“If you hear the sound of my voice, put your finger on your nose.”
“Put your finger on your head.”
“Put your finger on your shoulder.”
Teacher Linda Pugh was getting the young kids in NUSD’s Kindergarten Transitional Summer Camp to stop playing with building blocks momentarily while providing them with practice in listening and following instructions at the same time.
The exercise illustrates a fundamental goal of the four-week camp – to make learning fun as kids prepare for Kindergarten or Transitional Kindergarten. Youngsters in the class are 5 years old or will turn that age soon. Classes are from 8 a.m. to noon daily, from June 4-29, at Two Rivers Elementary School.
Registration for both NUSD’s Kinder camp classes filled up on the first day, 24 students apiece. Kids will receive a total of 80 hours of instruction under the watchful eye of a veteran Kindergarten teacher – Pugh or Fred Lavell – plus two aides in each of the two classes.
Enrollment was free, and students receive both a free breakfast and lunch each day. Priority was given to students who have not attended preschool or will begin Kindergarten or Transitional Kindergarten in August. The program is funded by First 5 Sacramento.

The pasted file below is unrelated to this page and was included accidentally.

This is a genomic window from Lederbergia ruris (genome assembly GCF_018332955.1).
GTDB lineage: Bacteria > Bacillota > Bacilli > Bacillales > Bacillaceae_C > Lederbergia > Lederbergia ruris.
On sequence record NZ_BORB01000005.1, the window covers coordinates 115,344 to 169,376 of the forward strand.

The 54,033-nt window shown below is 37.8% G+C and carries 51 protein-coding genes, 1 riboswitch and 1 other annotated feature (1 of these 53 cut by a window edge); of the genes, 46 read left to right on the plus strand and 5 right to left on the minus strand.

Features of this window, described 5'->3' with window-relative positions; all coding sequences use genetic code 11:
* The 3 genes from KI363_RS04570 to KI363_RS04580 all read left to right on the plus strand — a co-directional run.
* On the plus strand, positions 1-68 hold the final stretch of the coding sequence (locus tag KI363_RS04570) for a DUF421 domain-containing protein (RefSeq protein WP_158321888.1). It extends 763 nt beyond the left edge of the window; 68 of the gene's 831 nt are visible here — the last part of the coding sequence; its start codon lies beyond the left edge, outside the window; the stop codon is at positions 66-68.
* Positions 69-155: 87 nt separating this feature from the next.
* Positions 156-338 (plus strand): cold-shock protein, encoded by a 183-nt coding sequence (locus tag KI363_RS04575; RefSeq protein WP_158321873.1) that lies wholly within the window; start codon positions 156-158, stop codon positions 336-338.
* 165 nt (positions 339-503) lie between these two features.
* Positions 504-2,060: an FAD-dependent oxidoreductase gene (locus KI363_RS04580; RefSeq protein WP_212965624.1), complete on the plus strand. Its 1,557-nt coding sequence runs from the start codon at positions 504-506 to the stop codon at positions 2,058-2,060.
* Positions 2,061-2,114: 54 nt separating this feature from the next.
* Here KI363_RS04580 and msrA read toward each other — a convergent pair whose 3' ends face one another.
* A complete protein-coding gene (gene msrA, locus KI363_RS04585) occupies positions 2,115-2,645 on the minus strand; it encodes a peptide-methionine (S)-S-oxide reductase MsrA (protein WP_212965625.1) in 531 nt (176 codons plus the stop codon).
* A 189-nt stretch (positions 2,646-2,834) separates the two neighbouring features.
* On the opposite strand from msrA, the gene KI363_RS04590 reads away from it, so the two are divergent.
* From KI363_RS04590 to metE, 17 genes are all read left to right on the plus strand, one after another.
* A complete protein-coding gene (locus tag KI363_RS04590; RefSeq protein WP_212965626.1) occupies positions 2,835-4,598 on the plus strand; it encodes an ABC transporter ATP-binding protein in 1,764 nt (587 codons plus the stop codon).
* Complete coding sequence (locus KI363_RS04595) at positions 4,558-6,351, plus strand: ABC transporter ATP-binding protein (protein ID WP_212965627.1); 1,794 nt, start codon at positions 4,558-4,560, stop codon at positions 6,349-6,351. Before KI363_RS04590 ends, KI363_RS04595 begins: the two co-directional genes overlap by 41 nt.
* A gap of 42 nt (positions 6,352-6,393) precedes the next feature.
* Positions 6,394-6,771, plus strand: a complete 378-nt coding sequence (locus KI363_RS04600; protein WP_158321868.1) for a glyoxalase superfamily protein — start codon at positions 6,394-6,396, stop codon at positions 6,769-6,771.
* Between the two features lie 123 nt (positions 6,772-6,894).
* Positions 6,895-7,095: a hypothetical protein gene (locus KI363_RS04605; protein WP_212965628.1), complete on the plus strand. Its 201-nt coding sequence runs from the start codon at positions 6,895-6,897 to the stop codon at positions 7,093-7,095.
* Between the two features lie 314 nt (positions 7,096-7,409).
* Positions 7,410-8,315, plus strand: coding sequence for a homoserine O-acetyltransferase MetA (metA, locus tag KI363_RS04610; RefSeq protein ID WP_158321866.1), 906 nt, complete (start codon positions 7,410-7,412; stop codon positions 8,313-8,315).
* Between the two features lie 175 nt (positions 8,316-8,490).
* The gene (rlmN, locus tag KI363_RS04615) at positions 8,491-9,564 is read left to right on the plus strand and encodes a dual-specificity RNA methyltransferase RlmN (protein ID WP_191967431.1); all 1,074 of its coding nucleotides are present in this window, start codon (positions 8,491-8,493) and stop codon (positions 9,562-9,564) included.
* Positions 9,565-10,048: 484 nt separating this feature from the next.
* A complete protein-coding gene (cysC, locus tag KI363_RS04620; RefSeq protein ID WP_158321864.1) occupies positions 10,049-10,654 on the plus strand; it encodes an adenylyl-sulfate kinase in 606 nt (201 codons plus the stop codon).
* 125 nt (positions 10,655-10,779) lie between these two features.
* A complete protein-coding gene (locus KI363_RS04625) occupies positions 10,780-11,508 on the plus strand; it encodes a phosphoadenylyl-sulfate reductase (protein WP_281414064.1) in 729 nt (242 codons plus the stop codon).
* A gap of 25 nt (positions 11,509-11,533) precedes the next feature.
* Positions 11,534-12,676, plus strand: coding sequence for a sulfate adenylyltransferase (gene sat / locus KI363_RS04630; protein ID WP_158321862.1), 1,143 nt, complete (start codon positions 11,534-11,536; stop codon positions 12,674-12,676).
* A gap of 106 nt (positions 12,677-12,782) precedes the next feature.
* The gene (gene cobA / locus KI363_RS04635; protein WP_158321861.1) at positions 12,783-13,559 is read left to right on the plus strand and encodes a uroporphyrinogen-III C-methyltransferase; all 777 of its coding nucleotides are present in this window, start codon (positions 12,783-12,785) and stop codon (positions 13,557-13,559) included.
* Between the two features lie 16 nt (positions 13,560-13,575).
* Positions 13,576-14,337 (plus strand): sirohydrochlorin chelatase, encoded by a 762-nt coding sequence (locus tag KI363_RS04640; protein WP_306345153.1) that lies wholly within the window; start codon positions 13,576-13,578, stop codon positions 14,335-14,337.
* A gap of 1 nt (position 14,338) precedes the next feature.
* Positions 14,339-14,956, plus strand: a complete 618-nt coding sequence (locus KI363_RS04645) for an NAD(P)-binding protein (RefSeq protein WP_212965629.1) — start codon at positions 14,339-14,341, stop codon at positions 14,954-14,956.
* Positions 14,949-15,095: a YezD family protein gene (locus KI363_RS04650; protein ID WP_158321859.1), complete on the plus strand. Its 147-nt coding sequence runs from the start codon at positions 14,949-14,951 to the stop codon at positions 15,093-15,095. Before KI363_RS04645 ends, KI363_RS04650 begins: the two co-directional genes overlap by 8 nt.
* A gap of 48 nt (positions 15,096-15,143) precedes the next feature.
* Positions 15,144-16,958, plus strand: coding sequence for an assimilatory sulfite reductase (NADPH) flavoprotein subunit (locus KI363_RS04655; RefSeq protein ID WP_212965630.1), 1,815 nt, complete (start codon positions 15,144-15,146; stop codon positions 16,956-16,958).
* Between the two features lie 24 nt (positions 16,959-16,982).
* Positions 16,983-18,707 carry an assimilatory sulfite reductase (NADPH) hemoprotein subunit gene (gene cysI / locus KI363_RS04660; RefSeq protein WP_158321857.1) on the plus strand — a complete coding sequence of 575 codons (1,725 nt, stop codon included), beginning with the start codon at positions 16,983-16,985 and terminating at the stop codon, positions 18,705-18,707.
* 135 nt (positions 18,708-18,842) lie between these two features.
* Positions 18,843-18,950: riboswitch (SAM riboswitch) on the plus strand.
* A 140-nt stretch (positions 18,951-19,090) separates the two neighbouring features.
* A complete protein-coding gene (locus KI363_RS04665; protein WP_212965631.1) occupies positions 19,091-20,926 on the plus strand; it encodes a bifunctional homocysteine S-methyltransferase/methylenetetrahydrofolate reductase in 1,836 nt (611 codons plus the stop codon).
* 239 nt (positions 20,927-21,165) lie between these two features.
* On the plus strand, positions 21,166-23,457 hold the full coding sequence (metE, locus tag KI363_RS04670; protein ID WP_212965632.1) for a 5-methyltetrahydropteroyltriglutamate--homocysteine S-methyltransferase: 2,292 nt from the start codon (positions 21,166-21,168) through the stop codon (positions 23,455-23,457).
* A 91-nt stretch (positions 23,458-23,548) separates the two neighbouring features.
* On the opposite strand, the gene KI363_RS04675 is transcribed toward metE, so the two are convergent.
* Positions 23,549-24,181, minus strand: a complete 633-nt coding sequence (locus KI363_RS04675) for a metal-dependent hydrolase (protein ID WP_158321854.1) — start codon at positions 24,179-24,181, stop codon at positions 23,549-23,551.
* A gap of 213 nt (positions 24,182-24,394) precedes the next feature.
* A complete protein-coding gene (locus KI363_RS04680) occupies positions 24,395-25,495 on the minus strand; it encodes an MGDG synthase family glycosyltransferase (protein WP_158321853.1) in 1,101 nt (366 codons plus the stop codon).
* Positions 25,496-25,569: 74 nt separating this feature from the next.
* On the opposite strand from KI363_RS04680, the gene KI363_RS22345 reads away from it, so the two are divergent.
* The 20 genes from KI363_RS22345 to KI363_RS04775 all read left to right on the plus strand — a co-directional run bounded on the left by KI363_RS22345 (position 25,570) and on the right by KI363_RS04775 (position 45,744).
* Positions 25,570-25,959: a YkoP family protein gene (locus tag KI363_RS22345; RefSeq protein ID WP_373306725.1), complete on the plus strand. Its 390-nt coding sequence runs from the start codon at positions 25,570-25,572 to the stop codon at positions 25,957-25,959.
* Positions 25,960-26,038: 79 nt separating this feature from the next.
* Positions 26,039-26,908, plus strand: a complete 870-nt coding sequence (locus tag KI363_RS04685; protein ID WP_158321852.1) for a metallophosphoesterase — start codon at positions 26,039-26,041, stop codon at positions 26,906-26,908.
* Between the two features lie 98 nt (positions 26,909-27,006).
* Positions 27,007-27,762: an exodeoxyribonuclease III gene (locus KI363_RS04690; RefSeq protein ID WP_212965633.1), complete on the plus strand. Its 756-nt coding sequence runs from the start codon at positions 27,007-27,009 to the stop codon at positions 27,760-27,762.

During the month-long camp, students will practice letters and their sounds, shapes, simple math, days of the week, months of the year, and other basic learning concepts. They also will practice following instructions, listening, sharing, and other vital social skills.
When a student told Pugh that he was building a pizza with building blocks, she asked: “What letter does ‘pizza’ start with?”
By placing students’ names on a classroom board, the stage was set for a simple counting exercise: “How many boys and girls are here?”
Pugh launched a farm theme by asking students what they knew about a farm. Among kids’ responses were that farms have cows, horses, a farmhouse, and sometimes chickens. Now the follow-up question: What do you WANT to know about a farm?
Pugh’s class also will focus on books having the number “three” as a theme, for example, “Three Little Pigs,” “Three Billy Goats Gruff,” and Goldilocks and the Three Bears.”
Pugh, who has taught such summer camps before, said she expects much growth in the youngsters before they leave camp. For example, “Many of them can’t write their name when they come in, and when they leave, they can,” she said.
NUSD Director Lisa Claussen, who oversees the summer camp, said the learning program benefits the district, too, by identifying students who may need remediation in coming months to get off to a good start in early grades. The camp is offered annually by NUSD.